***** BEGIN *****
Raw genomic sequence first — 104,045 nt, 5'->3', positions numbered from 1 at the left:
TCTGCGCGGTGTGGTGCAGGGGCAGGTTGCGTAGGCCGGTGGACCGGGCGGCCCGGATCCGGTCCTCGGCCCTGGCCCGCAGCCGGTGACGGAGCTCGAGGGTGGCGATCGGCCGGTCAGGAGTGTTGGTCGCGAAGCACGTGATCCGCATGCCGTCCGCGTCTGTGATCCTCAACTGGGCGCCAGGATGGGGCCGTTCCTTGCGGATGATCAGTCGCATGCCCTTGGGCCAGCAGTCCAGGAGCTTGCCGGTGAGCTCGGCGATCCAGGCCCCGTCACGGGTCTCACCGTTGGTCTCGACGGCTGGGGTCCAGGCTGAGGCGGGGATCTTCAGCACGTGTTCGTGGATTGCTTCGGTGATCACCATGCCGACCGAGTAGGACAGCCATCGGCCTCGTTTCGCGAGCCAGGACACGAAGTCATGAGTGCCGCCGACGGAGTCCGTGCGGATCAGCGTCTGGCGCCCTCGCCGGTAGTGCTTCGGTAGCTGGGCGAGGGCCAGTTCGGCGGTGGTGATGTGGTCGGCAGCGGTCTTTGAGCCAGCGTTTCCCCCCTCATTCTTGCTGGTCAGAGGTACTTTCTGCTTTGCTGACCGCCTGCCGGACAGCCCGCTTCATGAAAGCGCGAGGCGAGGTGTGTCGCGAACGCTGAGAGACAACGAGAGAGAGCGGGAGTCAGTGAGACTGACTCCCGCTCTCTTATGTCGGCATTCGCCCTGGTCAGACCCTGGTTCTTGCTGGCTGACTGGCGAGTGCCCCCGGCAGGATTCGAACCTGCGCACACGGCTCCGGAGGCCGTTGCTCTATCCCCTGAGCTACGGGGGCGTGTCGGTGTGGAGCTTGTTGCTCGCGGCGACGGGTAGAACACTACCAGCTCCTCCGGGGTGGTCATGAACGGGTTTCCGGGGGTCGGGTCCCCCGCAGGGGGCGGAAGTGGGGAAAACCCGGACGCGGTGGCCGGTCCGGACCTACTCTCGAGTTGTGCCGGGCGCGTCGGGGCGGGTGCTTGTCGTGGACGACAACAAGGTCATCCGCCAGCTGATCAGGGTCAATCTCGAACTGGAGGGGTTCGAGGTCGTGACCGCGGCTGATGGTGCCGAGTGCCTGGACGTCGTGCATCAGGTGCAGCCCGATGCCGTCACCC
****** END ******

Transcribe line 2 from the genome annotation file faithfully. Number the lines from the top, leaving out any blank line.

TCTGCGCGGTGTGGTGCAGGGGCAGGTTGCGTAGGCCGGTGGACCGGGCGGCCCGGATCCGGTCCTCGGCCCTGGCCCGCAGCCGGTGACGGAGCTCGAGGGTGGCGATCGGCCGGTCAGGAGTGTTGGTCGCGAAGCACGTGATCCGCATGCCGTCCGCGTCTGTGATCCTCAACTGGGCGCCAGGATGGGGCCGTTCCTTGCGGATGATCAGTCGCATGCCCTTGGGCCAGCAGTCCAGGAGCTTGCCGGTGAGCTCGGCGATCCAGGCCCCGTCACGGGTCTCACCGTTGGTCTCGACGGCTGGGGTCCAGGCTGAGGCGGGGATCTTCAGCACGTGTTCGTGGATTGCTTCGGTGATCACCATGCCGACCGAGTAGGACAGCCATCGGCCTCGTTTCGCGAGCCAGGACACGAAGTCATGAGTGCCGCCGACGGAGTCCGTGCGGATCAGCGTCTGGCGCCCTCGCCGGTAGTGCTTCGGTAGCTGGGCGAGGGCCAGTTCGGCGGTGGTGATGTGGTCGGCAGCGGTCTTTGAGCCAGCGTTTCCCCCCTCATTCTTGCTGGTCAGAGGTACTTTCTGCTTTGCTGACCGCCTGCCGGACAGCCCGCTTCATGAAAGCGCGAGGCGAGGTGTGTCGCGAACGCTGAGAGACAACGAGAGAGAGCGGGAGTCAGTGAGACTGACTCCCGCTCTCTTATGTCGGCATTCGCCCTGGTCAGACCCTGGTTCTTGCTGGCTGACTGGCGAGTGCCCCCGGCAGGATTCGAACCTGCGCACACGGCTCCGGAGGCCGTTGCTCTATCCCCTGAGCTACGGGGGCGTGTCGGTGTGGAGCTTGTTGCTCGCGGCGACGGGTAGAACACTACCAGCTCCTCCGGGGTGGTCATGAACGGGTTTCCGGGGGTCGGGTCCCCCGCAGGGGGCGGAAGTGGGGAAAACCCGGACGCGGTGGCCGGTCCGGACCTACTCTCGAGTTGTGCCGGGCGCGTCGGGGCGGGTGCTTGTCGTGGACGACAACAAGGTCATCCGCCAGCTGATCAGGGTCAATCTCGAACTGGAGGGGTTCGAGGTCGTGACCGCGGCTGATGGTGCCGAGTGCCTGGACGTCGTGCATCAGGTGCAGCCCGATGCCGTCACCC